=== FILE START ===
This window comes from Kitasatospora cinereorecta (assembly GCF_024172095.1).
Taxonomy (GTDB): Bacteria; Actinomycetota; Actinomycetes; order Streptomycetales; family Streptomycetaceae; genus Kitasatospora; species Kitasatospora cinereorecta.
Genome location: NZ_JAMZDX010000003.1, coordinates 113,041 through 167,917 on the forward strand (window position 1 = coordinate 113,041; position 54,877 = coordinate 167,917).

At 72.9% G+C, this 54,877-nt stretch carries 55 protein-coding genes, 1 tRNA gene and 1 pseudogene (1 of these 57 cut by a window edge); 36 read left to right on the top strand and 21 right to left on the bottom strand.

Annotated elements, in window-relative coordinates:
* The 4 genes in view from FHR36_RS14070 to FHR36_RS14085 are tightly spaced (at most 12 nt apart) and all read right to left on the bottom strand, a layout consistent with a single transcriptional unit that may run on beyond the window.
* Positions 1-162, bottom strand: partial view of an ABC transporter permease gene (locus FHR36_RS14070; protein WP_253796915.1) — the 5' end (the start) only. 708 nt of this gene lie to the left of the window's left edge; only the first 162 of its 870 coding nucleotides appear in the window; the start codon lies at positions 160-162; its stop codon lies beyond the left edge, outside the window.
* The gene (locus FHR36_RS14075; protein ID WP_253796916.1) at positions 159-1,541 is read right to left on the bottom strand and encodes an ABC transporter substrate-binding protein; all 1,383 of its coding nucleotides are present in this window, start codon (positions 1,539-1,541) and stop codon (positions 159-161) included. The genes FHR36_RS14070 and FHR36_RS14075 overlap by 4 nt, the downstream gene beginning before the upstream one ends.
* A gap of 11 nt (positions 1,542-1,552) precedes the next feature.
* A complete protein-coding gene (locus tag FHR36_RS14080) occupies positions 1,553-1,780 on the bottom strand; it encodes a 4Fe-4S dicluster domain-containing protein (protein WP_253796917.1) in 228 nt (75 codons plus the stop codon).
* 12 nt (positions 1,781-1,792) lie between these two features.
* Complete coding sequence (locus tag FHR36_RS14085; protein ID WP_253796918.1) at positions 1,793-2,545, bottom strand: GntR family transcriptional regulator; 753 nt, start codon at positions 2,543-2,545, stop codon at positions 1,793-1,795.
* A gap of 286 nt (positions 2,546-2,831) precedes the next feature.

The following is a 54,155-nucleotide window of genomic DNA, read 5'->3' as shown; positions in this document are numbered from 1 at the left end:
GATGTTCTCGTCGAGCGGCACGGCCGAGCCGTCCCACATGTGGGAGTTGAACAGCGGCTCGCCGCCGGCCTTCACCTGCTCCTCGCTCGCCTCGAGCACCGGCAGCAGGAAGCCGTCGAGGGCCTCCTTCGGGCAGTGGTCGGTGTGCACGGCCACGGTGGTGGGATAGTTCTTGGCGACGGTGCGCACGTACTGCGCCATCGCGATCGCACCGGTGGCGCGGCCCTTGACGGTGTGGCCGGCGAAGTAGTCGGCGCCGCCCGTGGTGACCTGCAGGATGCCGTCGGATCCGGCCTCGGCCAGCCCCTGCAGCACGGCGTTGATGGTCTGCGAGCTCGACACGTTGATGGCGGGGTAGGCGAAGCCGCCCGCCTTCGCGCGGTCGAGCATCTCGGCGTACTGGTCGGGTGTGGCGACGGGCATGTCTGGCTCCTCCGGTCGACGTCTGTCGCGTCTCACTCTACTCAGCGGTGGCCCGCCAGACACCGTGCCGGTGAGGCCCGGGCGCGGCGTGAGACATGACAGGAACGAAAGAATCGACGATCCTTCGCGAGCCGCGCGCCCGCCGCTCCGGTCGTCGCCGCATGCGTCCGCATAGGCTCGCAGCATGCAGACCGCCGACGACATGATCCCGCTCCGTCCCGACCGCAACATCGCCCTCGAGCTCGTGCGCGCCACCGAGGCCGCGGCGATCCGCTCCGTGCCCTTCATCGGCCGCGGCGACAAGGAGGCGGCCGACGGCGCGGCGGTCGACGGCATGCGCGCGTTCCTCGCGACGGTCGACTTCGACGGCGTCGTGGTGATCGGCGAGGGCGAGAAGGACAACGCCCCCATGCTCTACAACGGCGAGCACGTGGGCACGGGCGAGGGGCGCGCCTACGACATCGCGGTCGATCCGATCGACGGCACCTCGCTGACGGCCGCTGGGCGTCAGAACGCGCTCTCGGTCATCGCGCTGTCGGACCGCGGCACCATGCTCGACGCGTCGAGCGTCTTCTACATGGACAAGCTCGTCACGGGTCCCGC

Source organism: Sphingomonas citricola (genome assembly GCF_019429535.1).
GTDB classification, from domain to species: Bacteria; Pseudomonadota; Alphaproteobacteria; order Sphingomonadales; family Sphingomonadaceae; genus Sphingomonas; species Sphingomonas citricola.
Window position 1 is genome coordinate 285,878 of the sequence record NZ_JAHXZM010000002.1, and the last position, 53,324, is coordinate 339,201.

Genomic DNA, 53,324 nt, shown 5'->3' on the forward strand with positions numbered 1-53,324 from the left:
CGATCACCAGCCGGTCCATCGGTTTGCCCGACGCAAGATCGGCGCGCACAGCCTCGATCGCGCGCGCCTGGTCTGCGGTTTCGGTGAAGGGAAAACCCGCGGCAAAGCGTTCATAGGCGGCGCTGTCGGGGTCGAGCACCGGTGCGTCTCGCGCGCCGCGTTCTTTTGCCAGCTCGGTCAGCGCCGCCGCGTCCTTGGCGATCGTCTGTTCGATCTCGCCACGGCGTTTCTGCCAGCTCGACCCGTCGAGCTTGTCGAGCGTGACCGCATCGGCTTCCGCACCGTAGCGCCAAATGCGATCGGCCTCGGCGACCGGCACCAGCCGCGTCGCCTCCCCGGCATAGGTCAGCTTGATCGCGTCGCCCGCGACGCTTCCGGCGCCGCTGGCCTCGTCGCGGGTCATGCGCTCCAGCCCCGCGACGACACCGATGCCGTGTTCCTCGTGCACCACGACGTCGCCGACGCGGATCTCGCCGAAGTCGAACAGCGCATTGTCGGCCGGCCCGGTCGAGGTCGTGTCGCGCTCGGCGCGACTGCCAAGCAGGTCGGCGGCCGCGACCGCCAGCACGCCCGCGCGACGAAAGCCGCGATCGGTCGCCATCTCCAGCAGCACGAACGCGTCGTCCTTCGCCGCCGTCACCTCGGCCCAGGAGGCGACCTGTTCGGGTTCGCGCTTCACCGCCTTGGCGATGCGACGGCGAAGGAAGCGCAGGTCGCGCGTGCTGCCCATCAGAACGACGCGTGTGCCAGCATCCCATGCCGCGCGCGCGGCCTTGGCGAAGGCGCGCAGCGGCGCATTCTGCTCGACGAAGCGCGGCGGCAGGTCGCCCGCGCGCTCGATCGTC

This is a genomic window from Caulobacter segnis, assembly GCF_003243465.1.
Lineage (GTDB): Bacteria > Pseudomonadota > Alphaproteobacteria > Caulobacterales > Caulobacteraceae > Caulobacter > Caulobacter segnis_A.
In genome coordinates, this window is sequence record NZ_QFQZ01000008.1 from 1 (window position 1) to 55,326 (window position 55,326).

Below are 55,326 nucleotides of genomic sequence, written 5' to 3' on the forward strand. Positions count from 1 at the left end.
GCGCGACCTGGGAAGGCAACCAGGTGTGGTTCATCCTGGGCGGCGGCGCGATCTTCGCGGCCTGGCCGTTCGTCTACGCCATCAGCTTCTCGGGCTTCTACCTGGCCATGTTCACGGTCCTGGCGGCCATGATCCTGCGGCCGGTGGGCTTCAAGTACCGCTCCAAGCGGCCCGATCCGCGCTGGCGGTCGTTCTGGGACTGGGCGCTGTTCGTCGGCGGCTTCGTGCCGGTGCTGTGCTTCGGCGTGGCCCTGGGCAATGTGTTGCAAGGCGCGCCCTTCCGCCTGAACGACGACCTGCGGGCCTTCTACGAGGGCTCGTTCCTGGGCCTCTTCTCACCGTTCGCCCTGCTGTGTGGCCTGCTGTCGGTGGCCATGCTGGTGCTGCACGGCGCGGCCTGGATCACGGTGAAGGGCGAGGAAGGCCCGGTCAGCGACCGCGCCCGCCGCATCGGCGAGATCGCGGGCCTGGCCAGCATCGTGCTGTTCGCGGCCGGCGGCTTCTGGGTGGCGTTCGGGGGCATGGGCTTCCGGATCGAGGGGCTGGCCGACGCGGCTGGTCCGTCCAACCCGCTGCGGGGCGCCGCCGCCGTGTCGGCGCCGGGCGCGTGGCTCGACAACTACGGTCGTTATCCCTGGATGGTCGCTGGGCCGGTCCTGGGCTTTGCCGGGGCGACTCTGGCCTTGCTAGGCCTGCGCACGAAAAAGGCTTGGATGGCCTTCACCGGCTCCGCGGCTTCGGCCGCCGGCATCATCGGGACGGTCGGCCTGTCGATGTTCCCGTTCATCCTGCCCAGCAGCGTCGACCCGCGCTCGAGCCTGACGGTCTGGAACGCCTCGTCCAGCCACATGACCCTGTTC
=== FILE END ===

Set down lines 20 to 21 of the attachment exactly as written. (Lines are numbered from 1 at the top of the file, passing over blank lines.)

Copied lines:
CGATCACCAGCCGGTCCATCGGTTTGCCCGACGCAAGATCGGCGCGCACAGCCTCGATCGCGCGCGCCTGGTCTGCGGTTTCGGTGAAGGGAAAACCCGCGGCAAAGCGTTCATAGGCGGCGCTGTCGGGGTCGAGCACCGGTGCGTCTCGCGCGCCGCGTTCTTTTGCCAGCTCGGTCAGCGCCGCCGCGTCCTTGGCGATCGTCTGTTCGATCTCGCCACGGCGTTTCTGCCAGCTCGACCCGTCGAGCTTGTCGAGCGTGACCGCATCGGCTTCCGCACCGTAGCGCCAAATGCGATCGGCCTCGGCGACCGGCACCAGCCGCGTCGCCTCCCCGGCATAGGTCAGCTTGATCGCGTCGCCCGCGACGCTTCCGGCGCCGCTGGCCTCGTCGCGGGTCATGCGCTCCAGCCCCGCGACGACACCGATGCCGTGTTCCTCGTGCACCACGACGTCGCCGACGCGGATCTCGCCGAAGTCGAACAGCGCATTGTCGGCCGGCCCGGTCGAGGTCGTGTCGCGCTCGGCGCGACTGCCAAGCAGGTCGGCGGCCGCGACCGCCAGCACGCCCGCGCGACGAAAGCCGCGATCGGTCGCCATCTCCAGCAGCACGAACGCGTCGTCCTTCGCCGCCGTCACCTCGGCCCAGGAGGCGACCTGTTCGGGTTCGCGCTTCACCGCCTTGGCGATGCGACGGCGAAGGAAGCGCAGGTCGCGCGTGCTGCCCATCAGAACGACGCGTGTGCCAGCATCCCATGCCGCGCGCGCGGCCTTGGCGAAGGCGCGCAGCGGCGCATTCTGCTCGACGAAGCGCGGCGGCAGGTCGCCCGCGCGCTCGATCGTC

This is a genomic window from Caulobacter segnis, assembly GCF_003243465.1.